SP-20 roller height problem

I’m having trouble with inconsistent roller height on my SP-20. I’ve set them to type high using my gauge. When I move the cylinder a few more inches down the bed, the rollers are now above height and no longer contact the gauge. When I roll it back towards the dead bar, the return to type high. Do I need my carriage bearings adjusted? What’s causing this and how can I fix it? I’m mid-job, of course…

SP-20 roller height problem

4 thoughts on “SP-20 roller height problem

  • March 16, 2013 at 9:43 am
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    Thanks for responding, Kyle. I posted some additional info over on Briar Press. The sum of it is the rollers are lifting just after the carriage rolls off the spring rack at the head of the bed. So, the rollers are about 5.5″ over the bed when they suddenly lift. I also noticed different carriage bearers engaging or disengaging from the rails at this point. Not sure which are supposed to be engaged when, so it’s hard to know for sure whether that’s correct or not.

    There is no movement in the carriage; I checked that. I haven’t held it down as it moves over the type, though. That’s something to try. I’ve also cleaned all the rails, gear teeth, racks, etc. to ensure that wasn’t part of the issue.

    I’m pretty sure the form rollers are square, but again, something I’ll check in the studio today. I really don’t think it’s the rollers or cores themselves. The rollers were re-covered last year as well.

    Lastly, no bed plate. And I’m checking for type high just in front of the dead bar (where my plate is) as well as further down the bed. Unfortunately the lift happens mid-plate…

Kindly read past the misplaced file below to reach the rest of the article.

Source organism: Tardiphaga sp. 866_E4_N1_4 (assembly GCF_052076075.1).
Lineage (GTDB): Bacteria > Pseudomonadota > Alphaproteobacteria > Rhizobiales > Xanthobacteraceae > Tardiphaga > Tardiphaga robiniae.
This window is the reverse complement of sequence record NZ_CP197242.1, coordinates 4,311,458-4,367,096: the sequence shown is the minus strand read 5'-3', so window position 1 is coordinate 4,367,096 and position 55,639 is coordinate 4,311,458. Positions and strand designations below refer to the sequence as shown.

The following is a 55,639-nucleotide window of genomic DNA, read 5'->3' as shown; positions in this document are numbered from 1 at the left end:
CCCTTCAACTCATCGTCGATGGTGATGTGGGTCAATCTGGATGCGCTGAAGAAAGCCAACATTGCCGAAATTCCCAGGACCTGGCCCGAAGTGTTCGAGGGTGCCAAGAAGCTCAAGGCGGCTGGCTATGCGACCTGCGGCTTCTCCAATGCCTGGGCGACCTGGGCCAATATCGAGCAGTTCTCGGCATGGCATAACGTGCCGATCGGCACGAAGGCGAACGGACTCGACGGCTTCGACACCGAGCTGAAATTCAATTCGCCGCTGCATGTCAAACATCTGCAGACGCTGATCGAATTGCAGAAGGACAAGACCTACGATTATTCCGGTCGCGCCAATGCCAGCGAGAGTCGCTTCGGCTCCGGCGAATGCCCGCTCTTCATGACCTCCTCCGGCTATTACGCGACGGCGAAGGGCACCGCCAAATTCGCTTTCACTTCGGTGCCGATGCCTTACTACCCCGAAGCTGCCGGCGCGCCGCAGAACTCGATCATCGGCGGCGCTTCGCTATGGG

I’ve got Perry Tymeson (someone Paul recommended) coming out next week to look at it.

    I managed to move the job over to my Windmill. Thank goodness for having multiple presses!

  • March 15, 2013 at 8:45 pm
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    ALSO! Check that the threads on the roller bearing-blocks aren’t caught on the leading edge of the metal tabs they are supposed to rest on – they can be easily mis-aligned when cleaning, and once they’re caught wrong in the press, they can shift all over with the torque of the press and cause a variety of problems. Even having one of the four screws caught may wreak havoc.

  • March 15, 2013 at 8:42 pm
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    Oof, that’s a tricky one.

    Is there any rocking fore and aft on the carriage (like a teeter-totter front to back)? It acts like you’ve got bearings that are mis-aligned, and it’s reacting to which direction it’s being turned. You could perhaps prove this by holding the front side of the carriage down as you roll forward, the rollers *should* keep contact with your type. Logic should dictate that it would be more likely to keep roller contact on the downward push and lift on the return, but that’s my best guess.

    Other things to look at: Are your form roller bearings square to your cores? You can tell by lifting them in place and spinning them freely by hand – if they’re square, the bearings should be rock steady as the rollers spin. If they wobble back and forth, then you have bent cores (or screws, or bearings) and you’ll get stripes of ink as the rollers traverse the bed. Also (and less likely) you have a bed plate on this press. Be sure it hasn’t slipped or shifted. Be sure also that you’re not checking type-high at the front edge of the press – that section of the press bed is WAY below type-high.

    Good luck!

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